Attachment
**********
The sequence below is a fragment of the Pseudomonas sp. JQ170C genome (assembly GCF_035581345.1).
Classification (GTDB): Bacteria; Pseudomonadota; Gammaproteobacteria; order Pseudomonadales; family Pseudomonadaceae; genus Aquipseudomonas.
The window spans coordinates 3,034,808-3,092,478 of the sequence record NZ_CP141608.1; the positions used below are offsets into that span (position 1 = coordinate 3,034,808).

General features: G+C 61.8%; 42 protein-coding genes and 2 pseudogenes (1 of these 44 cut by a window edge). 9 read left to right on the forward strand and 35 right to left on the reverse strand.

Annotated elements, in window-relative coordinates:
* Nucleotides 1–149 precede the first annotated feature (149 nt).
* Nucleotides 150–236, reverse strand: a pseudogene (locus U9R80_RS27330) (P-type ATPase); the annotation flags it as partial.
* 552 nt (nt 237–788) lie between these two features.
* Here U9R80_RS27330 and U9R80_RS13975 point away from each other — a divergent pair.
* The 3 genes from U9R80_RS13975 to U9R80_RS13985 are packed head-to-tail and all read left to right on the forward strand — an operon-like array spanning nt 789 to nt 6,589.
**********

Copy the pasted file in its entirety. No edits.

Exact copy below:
The sequence below is a fragment of the Pseudomonas sp. JQ170C genome (assembly GCF_035581345.1).
Classification (GTDB): Bacteria; Pseudomonadota; Gammaproteobacteria; order Pseudomonadales; family Pseudomonadaceae; genus Aquipseudomonas.
The window spans coordinates 3,034,808-3,092,478 of the sequence record NZ_CP141608.1; the positions used below are offsets into that span (position 1 = coordinate 3,034,808).

General features: G+C 61.8%; 42 protein-coding genes and 2 pseudogenes (1 of these 44 cut by a window edge). 9 read left to right on the forward strand and 35 right to left on the reverse strand.

Annotated elements, in window-relative coordinates:
* Nucleotides 1–149 precede the first annotated feature (149 nt).
* Nucleotides 150–236, reverse strand: a pseudogene (locus U9R80_RS27330) (P-type ATPase); the annotation flags it as partial.
* 552 nt (nt 237–788) lie between these two features.
* Here U9R80_RS27330 and U9R80_RS13975 point away from each other — a divergent pair.
* The 3 genes from U9R80_RS13975 to U9R80_RS13985 are packed head-to-tail and all read left to right on the forward strand — an operon-like array spanning nt 789 to nt 6,589.